Second Life and Bare Life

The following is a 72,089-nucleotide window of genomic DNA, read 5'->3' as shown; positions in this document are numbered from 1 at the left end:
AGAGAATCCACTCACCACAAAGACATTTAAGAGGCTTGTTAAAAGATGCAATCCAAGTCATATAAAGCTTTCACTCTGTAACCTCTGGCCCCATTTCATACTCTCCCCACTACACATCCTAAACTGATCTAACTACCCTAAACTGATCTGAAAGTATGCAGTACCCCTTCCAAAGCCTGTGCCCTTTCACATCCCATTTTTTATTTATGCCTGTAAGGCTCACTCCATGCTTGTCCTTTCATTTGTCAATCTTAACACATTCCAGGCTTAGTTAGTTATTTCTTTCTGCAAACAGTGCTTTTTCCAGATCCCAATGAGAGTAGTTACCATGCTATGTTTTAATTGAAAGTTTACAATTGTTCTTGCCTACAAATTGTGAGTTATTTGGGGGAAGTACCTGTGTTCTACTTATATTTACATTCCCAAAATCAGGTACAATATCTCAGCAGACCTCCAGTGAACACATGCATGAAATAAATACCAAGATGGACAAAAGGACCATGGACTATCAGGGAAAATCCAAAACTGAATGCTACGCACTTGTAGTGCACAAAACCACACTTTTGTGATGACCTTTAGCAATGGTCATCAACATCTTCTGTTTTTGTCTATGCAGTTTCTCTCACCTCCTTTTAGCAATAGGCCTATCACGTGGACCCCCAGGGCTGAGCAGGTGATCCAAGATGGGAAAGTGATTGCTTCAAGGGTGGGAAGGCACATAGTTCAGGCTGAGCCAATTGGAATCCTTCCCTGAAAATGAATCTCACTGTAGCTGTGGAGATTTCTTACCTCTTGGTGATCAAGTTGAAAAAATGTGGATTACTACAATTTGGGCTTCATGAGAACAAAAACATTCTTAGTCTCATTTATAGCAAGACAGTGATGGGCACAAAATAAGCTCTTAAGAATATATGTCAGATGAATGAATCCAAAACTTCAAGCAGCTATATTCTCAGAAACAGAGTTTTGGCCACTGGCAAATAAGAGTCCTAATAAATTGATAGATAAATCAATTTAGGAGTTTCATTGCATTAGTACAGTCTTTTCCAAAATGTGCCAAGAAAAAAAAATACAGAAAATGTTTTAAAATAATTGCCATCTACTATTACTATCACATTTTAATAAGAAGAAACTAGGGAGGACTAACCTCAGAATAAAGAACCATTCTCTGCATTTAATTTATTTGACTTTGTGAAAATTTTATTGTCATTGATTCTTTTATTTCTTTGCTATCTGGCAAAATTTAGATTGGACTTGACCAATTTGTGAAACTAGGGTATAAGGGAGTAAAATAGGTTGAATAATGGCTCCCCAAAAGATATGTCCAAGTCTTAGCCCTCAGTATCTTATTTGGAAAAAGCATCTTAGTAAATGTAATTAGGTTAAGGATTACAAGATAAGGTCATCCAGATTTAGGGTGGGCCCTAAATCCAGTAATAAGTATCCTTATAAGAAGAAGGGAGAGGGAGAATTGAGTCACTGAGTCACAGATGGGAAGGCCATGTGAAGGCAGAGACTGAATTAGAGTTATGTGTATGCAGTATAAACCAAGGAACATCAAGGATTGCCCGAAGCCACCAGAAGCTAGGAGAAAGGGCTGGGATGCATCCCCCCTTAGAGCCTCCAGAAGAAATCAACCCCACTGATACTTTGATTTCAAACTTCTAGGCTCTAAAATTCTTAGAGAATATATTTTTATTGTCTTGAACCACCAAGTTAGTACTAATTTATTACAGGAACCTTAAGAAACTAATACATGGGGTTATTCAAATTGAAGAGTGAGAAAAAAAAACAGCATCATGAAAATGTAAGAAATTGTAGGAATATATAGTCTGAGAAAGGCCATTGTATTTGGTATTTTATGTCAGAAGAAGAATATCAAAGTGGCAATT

The last session i attended at the netsquared conference was a demo of Second Life , "a 3-D virtual world entirely built and owned by its residents...inhabited by over 200,000 people from around the globe". Blow me down if there wasn't a conversation straight away about a 'Camp Darfur' that some people had built to draw attention to the Darfur crisis (& which, apparently, some other people tore down - 'virtual vandalism'). It so happened that i'd just got an email from my office alerting us to the imminent stepping up of our Darfur work, including the online presence. So this virtual Camp Darfur got my attention! How strange, that a prominent subject in this second world (which is essentially a luxury extension to a wealthy western technosociety) should be those who are stripped by displacement to the state of 'Bare Life' articulated by Giorgio Agamben. SecondlifeSecondlifeThen folk started discussing how people streamed music in to Second Life and even hold gigs there , as my new BBC acquaintance confirmed. (She also gave me the skinny on the controversy around the virtual Camp Darfur, which Ethan Zuckerman has pitched in on; he's always got something worthwhile to say so i must check out his blog on it). Whatever the nascent politics of Second Life, it does seems like a platform for remixing and creative intervention. Then I get back to my desk at work and discover that the American Cancer Society run a virtual version of their fundraising run online (Second Life Relay For Life). I'd already been chatting to Erin from ACS at netsquared about their adoption of Drupal so i know they're up to speed on the tech front. I passed the info on to Amnesty's fundraising crew & we'll see what they make of it. In the mean time it seems a no-brainer that, one way or another, Second Life is ripe for some kind of experimental intervention by Amnesty. Closing thought: one of the things I had heard before about Second Life is the size of it's economy, and how Linden dollars are traded for real dollars. Any place with an economy has the potential for economically-related activist interventions, no?